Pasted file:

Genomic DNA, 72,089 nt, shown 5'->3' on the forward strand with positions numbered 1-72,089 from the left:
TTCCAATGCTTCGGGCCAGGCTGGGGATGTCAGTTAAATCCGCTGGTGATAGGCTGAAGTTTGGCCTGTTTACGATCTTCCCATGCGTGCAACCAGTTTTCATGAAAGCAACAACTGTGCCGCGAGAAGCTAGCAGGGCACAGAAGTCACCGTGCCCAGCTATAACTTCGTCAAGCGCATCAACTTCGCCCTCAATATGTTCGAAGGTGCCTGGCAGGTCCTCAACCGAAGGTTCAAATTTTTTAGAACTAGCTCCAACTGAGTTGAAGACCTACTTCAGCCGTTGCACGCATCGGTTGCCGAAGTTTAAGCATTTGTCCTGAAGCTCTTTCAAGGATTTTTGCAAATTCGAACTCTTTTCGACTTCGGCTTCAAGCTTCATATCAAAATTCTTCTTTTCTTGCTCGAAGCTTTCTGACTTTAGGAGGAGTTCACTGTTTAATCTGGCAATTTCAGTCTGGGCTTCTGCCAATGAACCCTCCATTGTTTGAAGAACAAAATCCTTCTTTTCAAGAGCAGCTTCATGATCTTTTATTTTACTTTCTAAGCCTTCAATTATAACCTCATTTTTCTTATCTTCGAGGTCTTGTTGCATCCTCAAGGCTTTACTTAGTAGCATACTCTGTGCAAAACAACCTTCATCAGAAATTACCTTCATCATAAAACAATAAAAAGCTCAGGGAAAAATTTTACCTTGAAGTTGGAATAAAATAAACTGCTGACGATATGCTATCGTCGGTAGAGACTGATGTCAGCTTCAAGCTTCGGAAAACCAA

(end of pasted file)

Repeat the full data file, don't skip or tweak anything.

Genomic DNA, 72,089 nt, shown 5'->3' on the forward strand with positions numbered 1-72,089 from the left:
TTCCAATGCTTCGGGCCAGGCTGGGGATGTCAGTTAAATCCGCTGGTGATAGGCTGAAGTTTGGCCTGTTTACGATCTTCCCATGCGTGCAACCAGTTTTCATGAAAGCAACAACTGTGCCGCGAGAAGCTAGCAGGGCACAGAAGTCACCGTGCCCAGCTATAACTTCGTCAAGCGCATCAACTTCGCCCTCAATATGTTCGAAGGTGCCTGGCAGGTCCTCAACCGAAGGTTCAAATTTTTTAGAACTAGCTCCAACTGAGTTGAAGACCTACTTCAGCCGTTGCACGCATCGGTTGCCGAAGTTTAAGCATTTGTCCTGAAGCTCTTTCAAGGATTTTTGCAAATTCGAACTCTTTTCGACTTCGGCTTCAAGCTTCATATCAAAATTCTTCTTTTCTTGCTCGAAGCTTTCTGACTTTAGGAGGAGTTCACTGTTTAATCTGGCAATTTCAGTCTGGGCTTCTGCCAATGAACCCTCCATTGTTTGAAGAACAAAATCCTTCTTTTCAAGAGCAGCTTCATGATCTTTTATTTTACTTTCTAAGCCTTCAATTATAACCTCATTTTTCTTATCTTCGAGGTCTTGTTGCATCCTCAAGGCTTTACTTAGTAGCATACTCTGTGCAAAACAACCTTCATCAGAAATTACCTTCATCATAAAACAATAAAAAGCTCAGGGAAAAATTTTACCTTGAAGTTGGAATAAAATAAACTGCTGACGATATGCTATCGTCGGTAGAGACTGATGTCAGCTTCAAGCTTCGGAAAACCAA